Wickets had fallen fast on Friday so I thought listening to the cricket might help keep me awake on the long trip east but not a single wicket fell in the entire four-and-a-half hour journey. Even when I returned to the car after filling my boots with extremely close views of the Hornemann's Arctic Redpoll, the same two batsmen were still at the crease. It's a good job the bird was still there, as, having gone all that way, I would have felt a bit like the Indian captain must have felt when he eventually got run out for 99.
The hornemanni, a sub-species of Arctic Redpoll, was a new one for me, and while they are reasonably regular on Shetland in autumn, as I have never managed that trip an approachable one in southern England seemed worth the effort. Many photos of this bird have been posted on-line, but a lot are partially obscured by the grasses in which the bird fed. While I experienced the same difficulty at first, later the bird made its way into the open on the shingle, at one point inconveniently coming too close to focus. As my friend Steve said, 'you snappers always find something to moan about'.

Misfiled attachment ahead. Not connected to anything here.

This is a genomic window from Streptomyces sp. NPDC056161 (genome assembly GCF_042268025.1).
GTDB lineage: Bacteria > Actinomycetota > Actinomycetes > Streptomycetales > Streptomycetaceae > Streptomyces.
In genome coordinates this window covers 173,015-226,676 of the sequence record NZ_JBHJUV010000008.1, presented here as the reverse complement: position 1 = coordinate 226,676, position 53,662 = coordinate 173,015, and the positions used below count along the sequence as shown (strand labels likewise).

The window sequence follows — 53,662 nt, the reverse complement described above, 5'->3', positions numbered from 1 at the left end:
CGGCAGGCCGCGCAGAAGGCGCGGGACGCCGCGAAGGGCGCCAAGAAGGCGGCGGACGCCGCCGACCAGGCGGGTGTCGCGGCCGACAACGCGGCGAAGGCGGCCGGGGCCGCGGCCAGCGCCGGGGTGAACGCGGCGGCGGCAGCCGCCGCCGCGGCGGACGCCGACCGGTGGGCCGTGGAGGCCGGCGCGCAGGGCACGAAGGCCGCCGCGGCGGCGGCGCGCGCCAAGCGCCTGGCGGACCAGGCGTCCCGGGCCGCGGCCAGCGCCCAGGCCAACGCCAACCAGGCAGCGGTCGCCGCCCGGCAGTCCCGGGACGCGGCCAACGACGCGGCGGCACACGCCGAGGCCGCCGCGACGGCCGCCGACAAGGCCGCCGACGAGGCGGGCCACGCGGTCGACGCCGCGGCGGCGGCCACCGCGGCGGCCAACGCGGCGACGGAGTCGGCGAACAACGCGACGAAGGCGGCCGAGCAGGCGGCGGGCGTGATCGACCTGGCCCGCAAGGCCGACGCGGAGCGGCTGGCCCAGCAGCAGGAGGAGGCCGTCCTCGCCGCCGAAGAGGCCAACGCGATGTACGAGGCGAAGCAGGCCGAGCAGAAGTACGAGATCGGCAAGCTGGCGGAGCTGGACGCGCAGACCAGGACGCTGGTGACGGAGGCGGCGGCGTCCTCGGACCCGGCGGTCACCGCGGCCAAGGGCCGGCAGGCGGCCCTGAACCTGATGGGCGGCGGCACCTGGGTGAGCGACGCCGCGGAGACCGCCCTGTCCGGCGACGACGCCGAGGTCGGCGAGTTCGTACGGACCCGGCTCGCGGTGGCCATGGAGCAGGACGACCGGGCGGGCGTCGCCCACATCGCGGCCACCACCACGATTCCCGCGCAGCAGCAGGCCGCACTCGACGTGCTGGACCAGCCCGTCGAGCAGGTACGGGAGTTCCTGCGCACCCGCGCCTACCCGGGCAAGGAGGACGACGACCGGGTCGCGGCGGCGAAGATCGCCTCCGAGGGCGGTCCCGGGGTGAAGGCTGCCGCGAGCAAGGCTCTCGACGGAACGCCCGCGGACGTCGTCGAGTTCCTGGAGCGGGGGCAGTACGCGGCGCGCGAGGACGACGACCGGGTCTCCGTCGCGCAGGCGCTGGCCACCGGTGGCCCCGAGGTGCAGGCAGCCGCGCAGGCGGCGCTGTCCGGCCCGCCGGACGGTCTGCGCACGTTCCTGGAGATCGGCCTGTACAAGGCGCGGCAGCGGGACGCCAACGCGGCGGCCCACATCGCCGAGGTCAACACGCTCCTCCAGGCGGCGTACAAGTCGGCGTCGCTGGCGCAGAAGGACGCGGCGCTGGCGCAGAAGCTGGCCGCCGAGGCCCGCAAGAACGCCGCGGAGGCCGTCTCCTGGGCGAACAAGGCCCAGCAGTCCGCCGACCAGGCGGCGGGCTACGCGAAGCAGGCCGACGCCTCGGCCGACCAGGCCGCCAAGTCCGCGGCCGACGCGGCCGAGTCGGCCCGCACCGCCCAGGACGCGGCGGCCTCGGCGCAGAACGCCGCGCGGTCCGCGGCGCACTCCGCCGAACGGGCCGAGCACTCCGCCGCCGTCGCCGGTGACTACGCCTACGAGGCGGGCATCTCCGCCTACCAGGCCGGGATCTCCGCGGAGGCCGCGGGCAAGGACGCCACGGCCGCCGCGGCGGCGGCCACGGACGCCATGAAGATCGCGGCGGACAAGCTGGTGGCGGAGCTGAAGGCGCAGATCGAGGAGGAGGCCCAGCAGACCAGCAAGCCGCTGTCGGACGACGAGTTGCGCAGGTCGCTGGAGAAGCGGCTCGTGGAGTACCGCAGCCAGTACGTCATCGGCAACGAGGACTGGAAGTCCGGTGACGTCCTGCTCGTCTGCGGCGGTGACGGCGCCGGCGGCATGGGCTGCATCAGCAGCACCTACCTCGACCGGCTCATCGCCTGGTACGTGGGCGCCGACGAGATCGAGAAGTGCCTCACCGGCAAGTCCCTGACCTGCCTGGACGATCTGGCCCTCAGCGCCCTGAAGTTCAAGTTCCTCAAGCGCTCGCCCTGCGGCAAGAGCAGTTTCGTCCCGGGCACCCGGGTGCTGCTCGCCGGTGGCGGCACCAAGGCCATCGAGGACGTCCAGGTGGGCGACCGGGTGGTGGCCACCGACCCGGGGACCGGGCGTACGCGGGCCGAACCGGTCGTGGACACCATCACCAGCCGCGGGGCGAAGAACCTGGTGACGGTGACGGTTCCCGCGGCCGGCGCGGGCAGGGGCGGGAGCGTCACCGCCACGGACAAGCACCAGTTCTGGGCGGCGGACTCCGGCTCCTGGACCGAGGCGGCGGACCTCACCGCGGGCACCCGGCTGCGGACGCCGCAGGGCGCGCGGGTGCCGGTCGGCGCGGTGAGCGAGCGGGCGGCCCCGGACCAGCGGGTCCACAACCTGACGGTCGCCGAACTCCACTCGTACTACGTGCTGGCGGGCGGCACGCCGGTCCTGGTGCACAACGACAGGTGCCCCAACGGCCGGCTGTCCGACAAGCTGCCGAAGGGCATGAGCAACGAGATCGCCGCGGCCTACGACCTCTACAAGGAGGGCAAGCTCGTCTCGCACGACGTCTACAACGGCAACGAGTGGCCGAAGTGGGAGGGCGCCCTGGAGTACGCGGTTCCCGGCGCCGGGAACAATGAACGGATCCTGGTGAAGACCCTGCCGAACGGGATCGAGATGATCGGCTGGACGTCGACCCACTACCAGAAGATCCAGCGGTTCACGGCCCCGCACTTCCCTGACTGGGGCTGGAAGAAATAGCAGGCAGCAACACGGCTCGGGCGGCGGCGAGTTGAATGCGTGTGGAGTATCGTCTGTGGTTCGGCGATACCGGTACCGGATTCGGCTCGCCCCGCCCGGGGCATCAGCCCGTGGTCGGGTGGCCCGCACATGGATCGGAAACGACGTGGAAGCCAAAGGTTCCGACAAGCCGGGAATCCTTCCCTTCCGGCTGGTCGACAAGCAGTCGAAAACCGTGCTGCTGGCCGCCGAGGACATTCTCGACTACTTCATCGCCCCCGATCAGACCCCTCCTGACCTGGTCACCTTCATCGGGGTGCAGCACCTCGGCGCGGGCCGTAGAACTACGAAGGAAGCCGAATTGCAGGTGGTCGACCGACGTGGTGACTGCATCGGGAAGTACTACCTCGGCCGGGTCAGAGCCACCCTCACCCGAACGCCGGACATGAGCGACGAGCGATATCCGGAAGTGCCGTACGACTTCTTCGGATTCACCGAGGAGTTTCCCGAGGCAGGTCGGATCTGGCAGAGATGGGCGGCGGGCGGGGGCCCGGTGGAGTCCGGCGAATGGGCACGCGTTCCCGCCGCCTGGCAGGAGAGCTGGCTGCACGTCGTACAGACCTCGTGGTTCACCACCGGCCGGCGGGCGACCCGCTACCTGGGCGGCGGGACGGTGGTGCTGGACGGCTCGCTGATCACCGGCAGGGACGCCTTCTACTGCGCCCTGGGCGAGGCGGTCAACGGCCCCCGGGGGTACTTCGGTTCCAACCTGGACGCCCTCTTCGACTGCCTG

Speaking of moaning, there was a bit going on between photographers and non-photographers today - not the usual problem of photographers lacking fieldcraft and flushing the bird this time, but birders who didn't understand the importance of good light standing between the bird and the low early morning sunshine and casting shadows over it. With views like this though, no one could complain too loudly.
I almost never made the journey at all after a last minute domestic misunderstanding about whether the car was needed at home to collect our son from a sleepover. The saintly Nick and Jo, at whose house he was staying, sensed my desperation ('Aldeburgh? In East Anglia? In a day? For a bird? Will it even be there?') and volunteered to drop him off, preventing said misunderstanding escalating into a full-scale sulk on my part. I shall be forever in their debt.